Crystallography in Moldova
Crystallographic research began in the Republic of Moldova just after World War II when T. I. Malinowski and A. V. Ablov recognized the value of using physical methods in the field of coordination chemistry. After military service, Malinowski graduated from the Dept. of Physics and Math of the Pedagogical Inst. (Chisinau) and worked as a school teacher. Together with Ablov, he developed single crystal X-ray analysis of coordination compounds. Malinowski began with studies of isomerism in compounds of the MX22A type, where M = Co, Ni, Cd, X = Cl, Br, and A are neutral ligands. He received his PhD in 1956 from the Inst. of Cryst. of the Academy of Sciences of USSR (Moscow). His supervisor, N. V. Belov, was the President of the IUCr between 1966 and 1969. Russian crystallographers helped foster crystallographic education and research in Moldova and Malinowski's young co-workers gained experience in Moscow. Weissenberg, precession and other cameras and X-ray generators were set up for experimental work. Structural electronography was begun in Moldova at the same time, by I. Diacon, who studied in Moscow with B. K. Vainshtein.
In 1958, on the base of the Laboratory of Physical Methods of Solid State Investigation (LPMSSI) created by T. I. Malinowski, Dept. of Physics and Math of the Moldavian branch of the Academy of Sciences of the USSR was established. In 1961 the Academy of Sciences of Moldova was founded, and in 1964 the Dept. was reorganized into the Inst. of Applied Physics of the Academy of Sciences of Moldova, where T. I. Malinowski remained as the Head of the Laboratory. In the 1970s, new computers were purchased, and young scientists expanded the scope and productivity of the laboratory. In 1975, the first computer-controlled three-circle diffractometer DAR-UMB was installed, and later a four-circle RED-4 (made at the Inst. of Crystallography in Moscow) was installed together with diffractometers for XRPD. Physicists and chemists who were alumni of Moscow State U. and Moldavian State U. joined the Laboratory. The scientific activity generated dozens of PhD and Doctor habilitate theses in crystallography and crystal physics. After academician Malinowski's death in 1996 the Laboratory of Physical Methods of Solid-State Investigations, renamed after him, was led by Y. A. Simonov (1996-2010).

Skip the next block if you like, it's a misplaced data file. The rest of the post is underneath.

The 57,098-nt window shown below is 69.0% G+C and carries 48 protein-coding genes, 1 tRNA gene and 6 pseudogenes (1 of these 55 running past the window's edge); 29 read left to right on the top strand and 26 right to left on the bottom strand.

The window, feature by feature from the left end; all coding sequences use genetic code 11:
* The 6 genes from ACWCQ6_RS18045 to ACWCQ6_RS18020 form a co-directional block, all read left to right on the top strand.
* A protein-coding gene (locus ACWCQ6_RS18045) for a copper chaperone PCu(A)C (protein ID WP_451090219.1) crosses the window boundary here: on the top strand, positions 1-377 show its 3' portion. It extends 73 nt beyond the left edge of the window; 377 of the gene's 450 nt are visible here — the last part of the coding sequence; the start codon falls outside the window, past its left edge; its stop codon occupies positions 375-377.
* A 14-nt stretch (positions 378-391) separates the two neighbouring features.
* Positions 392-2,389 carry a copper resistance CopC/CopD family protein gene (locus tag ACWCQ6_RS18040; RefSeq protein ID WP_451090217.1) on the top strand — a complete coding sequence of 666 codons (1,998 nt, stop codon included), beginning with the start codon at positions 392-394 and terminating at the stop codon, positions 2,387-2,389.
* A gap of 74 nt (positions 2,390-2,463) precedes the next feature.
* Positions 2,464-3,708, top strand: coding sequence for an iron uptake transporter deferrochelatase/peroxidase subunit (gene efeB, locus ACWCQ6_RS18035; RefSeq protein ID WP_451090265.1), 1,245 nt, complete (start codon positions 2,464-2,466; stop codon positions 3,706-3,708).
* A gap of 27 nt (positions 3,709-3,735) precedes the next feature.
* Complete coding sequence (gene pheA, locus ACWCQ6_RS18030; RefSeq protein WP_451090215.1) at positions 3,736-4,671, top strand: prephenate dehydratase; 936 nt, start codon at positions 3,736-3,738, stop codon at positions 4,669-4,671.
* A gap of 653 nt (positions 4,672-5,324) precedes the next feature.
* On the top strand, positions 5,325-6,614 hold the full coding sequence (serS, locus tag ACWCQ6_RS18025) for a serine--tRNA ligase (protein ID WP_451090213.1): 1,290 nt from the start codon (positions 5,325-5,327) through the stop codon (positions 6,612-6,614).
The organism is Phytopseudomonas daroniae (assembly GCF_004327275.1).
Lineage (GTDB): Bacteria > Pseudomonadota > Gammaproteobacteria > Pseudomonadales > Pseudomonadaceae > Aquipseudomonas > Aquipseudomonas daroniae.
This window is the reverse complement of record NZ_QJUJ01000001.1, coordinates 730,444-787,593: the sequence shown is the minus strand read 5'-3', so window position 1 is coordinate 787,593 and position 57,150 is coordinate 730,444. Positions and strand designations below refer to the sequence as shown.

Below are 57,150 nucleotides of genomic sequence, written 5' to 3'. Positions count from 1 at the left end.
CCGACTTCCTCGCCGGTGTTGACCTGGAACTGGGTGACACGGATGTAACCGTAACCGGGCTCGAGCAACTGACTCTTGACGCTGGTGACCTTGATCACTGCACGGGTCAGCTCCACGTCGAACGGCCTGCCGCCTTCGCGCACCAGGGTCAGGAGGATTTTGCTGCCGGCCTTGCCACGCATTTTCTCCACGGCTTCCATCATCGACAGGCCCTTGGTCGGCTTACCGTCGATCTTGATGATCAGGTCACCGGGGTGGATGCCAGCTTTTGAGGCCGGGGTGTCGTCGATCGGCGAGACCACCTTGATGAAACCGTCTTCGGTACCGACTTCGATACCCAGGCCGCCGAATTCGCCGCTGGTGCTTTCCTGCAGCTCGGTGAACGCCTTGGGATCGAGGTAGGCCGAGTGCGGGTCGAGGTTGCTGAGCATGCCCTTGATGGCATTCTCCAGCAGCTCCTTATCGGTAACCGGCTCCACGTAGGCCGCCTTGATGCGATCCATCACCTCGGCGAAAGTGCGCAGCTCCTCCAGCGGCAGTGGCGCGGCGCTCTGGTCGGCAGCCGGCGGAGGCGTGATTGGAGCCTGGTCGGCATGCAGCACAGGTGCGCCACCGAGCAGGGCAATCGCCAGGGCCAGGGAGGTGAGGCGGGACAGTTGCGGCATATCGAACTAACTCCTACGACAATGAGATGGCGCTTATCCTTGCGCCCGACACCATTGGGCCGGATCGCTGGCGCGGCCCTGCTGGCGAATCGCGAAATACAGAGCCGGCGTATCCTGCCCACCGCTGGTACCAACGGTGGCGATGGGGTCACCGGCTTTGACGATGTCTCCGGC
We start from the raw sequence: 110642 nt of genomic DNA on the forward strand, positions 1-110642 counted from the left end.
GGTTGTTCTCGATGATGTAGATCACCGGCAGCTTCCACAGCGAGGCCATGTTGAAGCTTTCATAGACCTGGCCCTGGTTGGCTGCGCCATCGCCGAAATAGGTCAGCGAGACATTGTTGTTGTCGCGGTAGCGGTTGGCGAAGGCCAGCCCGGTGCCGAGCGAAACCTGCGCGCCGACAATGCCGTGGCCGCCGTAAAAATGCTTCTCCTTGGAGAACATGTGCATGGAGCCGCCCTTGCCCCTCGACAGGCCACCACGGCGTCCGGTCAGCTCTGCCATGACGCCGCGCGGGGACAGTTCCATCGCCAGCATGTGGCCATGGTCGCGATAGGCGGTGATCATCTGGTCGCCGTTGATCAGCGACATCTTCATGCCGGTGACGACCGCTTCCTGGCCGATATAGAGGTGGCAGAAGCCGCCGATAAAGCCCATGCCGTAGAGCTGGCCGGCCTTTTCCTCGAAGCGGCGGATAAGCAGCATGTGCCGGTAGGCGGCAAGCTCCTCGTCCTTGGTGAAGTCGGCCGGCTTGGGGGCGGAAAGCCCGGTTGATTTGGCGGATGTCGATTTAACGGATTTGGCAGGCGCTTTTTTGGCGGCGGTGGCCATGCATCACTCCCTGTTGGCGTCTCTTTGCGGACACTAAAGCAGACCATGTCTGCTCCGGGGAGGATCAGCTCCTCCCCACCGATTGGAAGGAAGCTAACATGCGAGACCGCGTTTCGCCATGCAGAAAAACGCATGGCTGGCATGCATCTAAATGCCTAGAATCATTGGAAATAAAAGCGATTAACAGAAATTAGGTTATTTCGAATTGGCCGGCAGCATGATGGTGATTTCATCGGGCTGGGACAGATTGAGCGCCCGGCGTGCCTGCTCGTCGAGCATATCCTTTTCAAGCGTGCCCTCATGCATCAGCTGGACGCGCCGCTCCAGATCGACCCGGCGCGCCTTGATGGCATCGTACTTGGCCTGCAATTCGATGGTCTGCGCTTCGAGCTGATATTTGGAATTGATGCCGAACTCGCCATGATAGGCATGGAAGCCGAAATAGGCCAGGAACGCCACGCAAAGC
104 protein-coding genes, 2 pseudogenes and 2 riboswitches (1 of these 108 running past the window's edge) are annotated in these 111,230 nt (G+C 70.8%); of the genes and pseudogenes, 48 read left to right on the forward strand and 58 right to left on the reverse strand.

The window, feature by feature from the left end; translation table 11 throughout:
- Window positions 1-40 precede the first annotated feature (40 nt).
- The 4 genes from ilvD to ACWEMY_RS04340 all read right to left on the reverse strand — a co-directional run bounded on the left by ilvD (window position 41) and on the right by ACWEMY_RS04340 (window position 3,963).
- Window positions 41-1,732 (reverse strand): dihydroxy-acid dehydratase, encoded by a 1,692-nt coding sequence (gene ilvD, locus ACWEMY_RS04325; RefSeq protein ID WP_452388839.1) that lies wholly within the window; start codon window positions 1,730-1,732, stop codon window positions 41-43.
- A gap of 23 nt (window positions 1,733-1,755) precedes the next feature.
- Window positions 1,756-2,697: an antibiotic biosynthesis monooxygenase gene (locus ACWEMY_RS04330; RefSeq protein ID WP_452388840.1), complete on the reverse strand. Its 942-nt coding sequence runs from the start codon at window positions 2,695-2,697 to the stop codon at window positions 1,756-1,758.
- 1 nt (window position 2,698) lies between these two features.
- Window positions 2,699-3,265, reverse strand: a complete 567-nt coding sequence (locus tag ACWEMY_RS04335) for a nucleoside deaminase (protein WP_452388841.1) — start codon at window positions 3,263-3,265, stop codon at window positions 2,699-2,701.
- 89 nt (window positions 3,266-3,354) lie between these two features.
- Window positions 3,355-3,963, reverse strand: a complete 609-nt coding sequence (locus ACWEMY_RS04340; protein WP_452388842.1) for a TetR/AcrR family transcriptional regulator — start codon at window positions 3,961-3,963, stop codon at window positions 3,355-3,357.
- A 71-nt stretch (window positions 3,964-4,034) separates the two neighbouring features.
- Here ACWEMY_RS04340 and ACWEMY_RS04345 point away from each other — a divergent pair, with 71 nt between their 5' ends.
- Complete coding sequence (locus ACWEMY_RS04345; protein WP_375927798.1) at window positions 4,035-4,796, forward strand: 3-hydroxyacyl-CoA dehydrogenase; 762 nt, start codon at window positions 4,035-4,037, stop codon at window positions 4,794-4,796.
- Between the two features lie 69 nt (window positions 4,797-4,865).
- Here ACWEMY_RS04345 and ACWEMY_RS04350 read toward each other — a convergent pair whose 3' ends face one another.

In the 1990s, the Laboratory participated in a number of international cooperative grant programs: INTAS, ISF, SCOPES, CRDF/MRDA. Members of the Laboratory were awarded grants from the International Science Foundation, American Crystallographic Association, Mianowski Foundation and others. International cooperation opened up a wide spectrum of research topics involving cooperation with scientific centers in Russia, Ukraine, European countries and the United States. Collaboration with Polish scientific centers established by T. Malinowski and Y. Simonov was especially important. Many Moldavian crystallographers gained access to modern X-ray diffractometers at the Inst. of Physical Chemistry of the Polish Academy of Sciences in Warsaw, the Faculty of Chem. of the Adam Mickiewicz U. in Poznan, and the Gdansk U. of Technology. In return, Polish scientists often visited Moldova to participate in conferences, to discuss joint scientific results and to plan future projects.